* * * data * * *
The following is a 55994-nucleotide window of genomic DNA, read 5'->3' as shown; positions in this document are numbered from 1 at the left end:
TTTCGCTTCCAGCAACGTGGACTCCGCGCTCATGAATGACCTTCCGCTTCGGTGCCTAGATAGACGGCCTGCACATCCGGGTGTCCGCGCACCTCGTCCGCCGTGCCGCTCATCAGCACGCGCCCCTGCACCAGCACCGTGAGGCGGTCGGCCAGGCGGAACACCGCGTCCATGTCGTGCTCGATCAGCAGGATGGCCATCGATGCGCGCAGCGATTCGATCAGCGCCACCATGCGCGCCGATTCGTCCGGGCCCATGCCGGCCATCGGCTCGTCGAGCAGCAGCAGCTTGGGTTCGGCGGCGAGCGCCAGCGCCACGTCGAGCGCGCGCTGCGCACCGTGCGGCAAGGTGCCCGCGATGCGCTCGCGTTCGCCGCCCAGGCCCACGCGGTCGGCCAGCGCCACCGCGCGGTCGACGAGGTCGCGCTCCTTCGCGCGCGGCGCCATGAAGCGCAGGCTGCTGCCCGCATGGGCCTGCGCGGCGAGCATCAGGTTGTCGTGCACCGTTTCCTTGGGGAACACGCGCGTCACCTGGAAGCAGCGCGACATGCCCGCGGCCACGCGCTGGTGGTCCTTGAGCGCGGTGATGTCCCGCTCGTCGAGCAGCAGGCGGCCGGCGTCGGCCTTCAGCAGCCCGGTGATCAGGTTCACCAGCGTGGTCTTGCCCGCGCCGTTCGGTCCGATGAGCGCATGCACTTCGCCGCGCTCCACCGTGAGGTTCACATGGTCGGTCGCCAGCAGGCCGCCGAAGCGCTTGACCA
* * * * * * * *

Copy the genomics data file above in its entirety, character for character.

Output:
The following is a 55994-nucleotide window of genomic DNA, read 5'->3' as shown; positions in this document are numbered from 1 at the left end:
TTTCGCTTCCAGCAACGTGGACTCCGCGCTCATGAATGACCTTCCGCTTCGGTGCCTAGATAGACGGCCTGCACATCCGGGTGTCCGCGCACCTCGTCCGCCGTGCCGCTCATCAGCACGCGCCCCTGCACCAGCACCGTGAGGCGGTCGGCCAGGCGGAACACCGCGTCCATGTCGTGCTCGATCAGCAGGATGGCCATCGATGCGCGCAGCGATTCGATCAGCGCCACCATGCGCGCCGATTCGTCCGGGCCCATGCCGGCCATCGGCTCGTCGAGCAGCAGCAGCTTGGGTTCGGCGGCGAGCGCCAGCGCCACGTCGAGCGCGCGCTGCGCACCGTGCGGCAAGGTGCCCGCGATGCGCTCGCGTTCGCCGCCCAGGCCCACGCGGTCGGCCAGCGCCACCGCGCGGTCGACGAGGTCGCGCTCCTTCGCGCGCGGCGCCATGAAGCGCAGGCTGCTGCCCGCATGGGCCTGCGCGGCGAGCATCAGGTTGTCGTGCACCGTTTCCTTGGGGAACACGCGCGTCACCTGGAAGCAGCGCGACATGCCCGCGGCCACGCGCTGGTGGTCCTTGAGCGCGGTGATGTCCCGCTCGTCGAGCAGCAGGCGGCCGGCGTCGGCCTTCAGCAGCCCGGTGATCAGGTTCACCAGCGTGGTCTTGCCCGCGCCGTTCGGTCCGATGAGCGCATGCACTTCGCCGCGCTCCACCGTGAGGTTCACATGGTCGGTCGCCAGCAGGCCGCCGAAGCGCTTGACCA